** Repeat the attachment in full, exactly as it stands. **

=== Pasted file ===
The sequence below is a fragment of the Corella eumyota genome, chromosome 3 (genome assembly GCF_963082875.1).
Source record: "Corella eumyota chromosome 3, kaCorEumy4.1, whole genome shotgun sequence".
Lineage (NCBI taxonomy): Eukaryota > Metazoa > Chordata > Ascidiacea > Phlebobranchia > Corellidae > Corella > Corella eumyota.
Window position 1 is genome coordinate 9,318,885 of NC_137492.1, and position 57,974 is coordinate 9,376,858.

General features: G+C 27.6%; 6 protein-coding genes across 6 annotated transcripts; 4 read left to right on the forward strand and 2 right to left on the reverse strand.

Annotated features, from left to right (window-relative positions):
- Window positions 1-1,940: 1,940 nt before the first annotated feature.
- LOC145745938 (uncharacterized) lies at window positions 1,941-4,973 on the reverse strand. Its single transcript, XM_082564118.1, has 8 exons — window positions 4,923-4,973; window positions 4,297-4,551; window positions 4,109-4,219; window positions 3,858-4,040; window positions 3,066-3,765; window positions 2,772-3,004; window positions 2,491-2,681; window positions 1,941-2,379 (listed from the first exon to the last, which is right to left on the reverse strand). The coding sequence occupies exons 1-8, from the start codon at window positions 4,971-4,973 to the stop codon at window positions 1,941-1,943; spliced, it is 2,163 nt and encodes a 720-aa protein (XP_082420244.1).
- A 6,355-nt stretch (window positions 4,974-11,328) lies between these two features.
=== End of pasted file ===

The sequence below is a fragment of the Corella eumyota genome, chromosome 3 (genome assembly GCF_963082875.1).
Source record: "Corella eumyota chromosome 3, kaCorEumy4.1, whole genome shotgun sequence".
Lineage (NCBI taxonomy): Eukaryota > Metazoa > Chordata > Ascidiacea > Phlebobranchia > Corellidae > Corella > Corella eumyota.
Window position 1 is genome coordinate 9,318,885 of NC_137492.1, and position 57,974 is coordinate 9,376,858.

General features: G+C 27.6%; 6 protein-coding genes across 6 annotated transcripts; 4 read left to right on the forward strand and 2 right to left on the reverse strand.

Annotated features, from left to right (window-relative positions):
- Window positions 1-1,940: 1,940 nt before the first annotated feature.
- LOC145745938 (uncharacterized) lies at window positions 1,941-4,973 on the reverse strand. Its single transcript, XM_082564118.1, has 8 exons — window positions 4,923-4,973; window positions 4,297-4,551; window positions 4,109-4,219; window positions 3,858-4,040; window positions 3,066-3,765; window positions 2,772-3,004; window positions 2,491-2,681; window positions 1,941-2,379 (listed from the first exon to the last, which is right to left on the reverse strand). The coding sequence occupies exons 1-8, from the start codon at window positions 4,971-4,973 to the stop codon at window positions 1,941-1,943; spliced, it is 2,163 nt and encodes a 720-aa protein (XP_082420244.1).
- A 6,355-nt stretch (window positions 4,974-11,328) lies between these two features.